February 7, 2011 – Lest anyone think that last week’s wandering diatribe was this blogger’s way of saying “it’s time to give up,” it’s time, instead, to correct that misapprehension right away. Diatribe it may have been, truth it certainly was. But life on this beautiful planet is worth fighting for, so you will never read the words “give up” on this blog. Do all you can to mitigate global warming, starting with the immediate planting of as many trees as you can get your hands on. Burn as little in the way of fossil fuels, directly or indirectly, as you can. Demonstrate against the shipment of coal to China (yes, plans are underway in the state of Washington to do that very thing). And yes, prayer would be a good idea. We have the privilege of being G-d’s partners. Let’s start shouldering our part of the burden.
Have you seen the movie The Miracle Worker? Annie Sullivan is hired by Helen Keller’s desperate family, and tasked with finding a way to communicate with their deaf, dumb, and blind daughter. Week after week, Sullivan works with Helen, knowing that this intelligent child will one day make sense of the unique approach Sullivan has chosen to take. Helen’s older brother, mystified by Annie’s unwavering perseverance, challenges her, saying that she knows full well Helen will never understand. Annie’s response is at once angry and horrified. She lashes out, telling him that quitting is easy. She will never give up, because, she asserts, “giving up is the original sin.”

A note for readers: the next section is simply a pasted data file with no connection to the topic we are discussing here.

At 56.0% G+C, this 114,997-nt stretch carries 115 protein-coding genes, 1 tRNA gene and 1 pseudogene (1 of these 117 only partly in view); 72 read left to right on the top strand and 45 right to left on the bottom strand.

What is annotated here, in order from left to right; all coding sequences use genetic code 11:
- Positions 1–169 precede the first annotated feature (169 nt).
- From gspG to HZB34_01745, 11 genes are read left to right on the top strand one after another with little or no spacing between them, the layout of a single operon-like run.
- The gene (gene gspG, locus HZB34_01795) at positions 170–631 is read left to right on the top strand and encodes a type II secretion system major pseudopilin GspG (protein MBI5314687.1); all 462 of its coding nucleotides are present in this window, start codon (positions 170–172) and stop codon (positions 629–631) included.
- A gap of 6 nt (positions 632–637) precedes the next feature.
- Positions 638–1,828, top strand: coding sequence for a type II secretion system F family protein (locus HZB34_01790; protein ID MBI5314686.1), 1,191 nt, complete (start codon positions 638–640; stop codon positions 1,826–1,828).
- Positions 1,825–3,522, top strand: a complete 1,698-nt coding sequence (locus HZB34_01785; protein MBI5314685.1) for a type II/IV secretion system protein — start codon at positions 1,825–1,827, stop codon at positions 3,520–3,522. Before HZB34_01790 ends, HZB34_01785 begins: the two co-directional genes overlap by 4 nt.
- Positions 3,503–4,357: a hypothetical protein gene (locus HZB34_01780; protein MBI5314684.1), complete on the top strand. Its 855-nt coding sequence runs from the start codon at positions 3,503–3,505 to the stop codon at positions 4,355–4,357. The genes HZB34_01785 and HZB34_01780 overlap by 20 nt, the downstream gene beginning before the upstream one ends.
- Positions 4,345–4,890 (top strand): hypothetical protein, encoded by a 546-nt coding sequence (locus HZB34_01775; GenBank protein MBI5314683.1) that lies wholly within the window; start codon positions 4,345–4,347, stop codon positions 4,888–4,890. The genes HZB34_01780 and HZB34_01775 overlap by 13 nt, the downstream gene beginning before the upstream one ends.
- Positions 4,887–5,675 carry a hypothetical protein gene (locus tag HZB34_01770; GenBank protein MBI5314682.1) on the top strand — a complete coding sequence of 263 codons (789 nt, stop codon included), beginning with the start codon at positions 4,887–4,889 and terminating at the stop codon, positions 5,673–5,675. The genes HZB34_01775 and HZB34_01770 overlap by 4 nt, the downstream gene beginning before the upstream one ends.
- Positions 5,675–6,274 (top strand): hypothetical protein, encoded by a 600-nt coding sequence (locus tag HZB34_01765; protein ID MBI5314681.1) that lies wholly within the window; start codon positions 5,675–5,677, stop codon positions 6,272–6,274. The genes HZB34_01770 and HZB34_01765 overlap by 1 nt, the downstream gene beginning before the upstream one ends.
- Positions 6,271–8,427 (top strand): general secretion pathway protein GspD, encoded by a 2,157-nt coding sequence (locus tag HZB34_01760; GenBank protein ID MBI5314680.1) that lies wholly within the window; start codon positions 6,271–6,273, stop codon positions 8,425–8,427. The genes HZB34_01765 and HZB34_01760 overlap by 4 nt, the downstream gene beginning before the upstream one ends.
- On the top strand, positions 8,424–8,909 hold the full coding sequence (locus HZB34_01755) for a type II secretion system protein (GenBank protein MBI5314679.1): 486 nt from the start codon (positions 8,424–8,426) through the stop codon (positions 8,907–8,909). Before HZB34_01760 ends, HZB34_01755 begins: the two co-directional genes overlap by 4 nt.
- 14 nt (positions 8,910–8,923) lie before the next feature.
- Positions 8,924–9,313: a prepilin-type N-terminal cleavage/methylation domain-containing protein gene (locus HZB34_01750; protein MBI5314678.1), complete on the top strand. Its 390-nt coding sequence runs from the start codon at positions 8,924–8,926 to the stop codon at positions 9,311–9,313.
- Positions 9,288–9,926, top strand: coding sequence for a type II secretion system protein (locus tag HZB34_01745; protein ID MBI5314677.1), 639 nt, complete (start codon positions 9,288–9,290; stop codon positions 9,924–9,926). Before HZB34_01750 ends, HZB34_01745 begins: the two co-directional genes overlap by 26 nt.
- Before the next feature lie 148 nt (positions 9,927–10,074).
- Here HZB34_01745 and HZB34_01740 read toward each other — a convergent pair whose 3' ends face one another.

Did you know that Jewish people who became Nazi prisoners and were sent to the death camps, chanted the Shema – the holiest prayer in Judaism – as they stood in line to “take showers?” Not all of them, no. But those who never lost faith did. Those who never gave up. If they could keep faith in the face of impending death, surely we can keep trying to act as the stewards of this precious place that is our home. Surely we can make up our minds to do better. To do less is to sneer at the paradise we’ve been given, to keep insisting we have to have more.
For those who think it’s still not that bad …
A research report was issued last week by British and Brazilian scientists that contained very disheartening news. As a result of two droughts that have struck the Amazon within the last six years, it now appears that the beleaguered rain forest has become a net emitter of carbon dioxide, rather than a net absorber. The Amazon, known as the lungs of our planet, has been crippled to the point of having become a liability. Rendered vulnerable first by the burning of trees in order to clear land to be farmed, then wounded by logging, this gentle giant of the forest world may at last have been struck a mortal blow.
From now on, when you plant trees, be mindful of the entity whose place they are taking.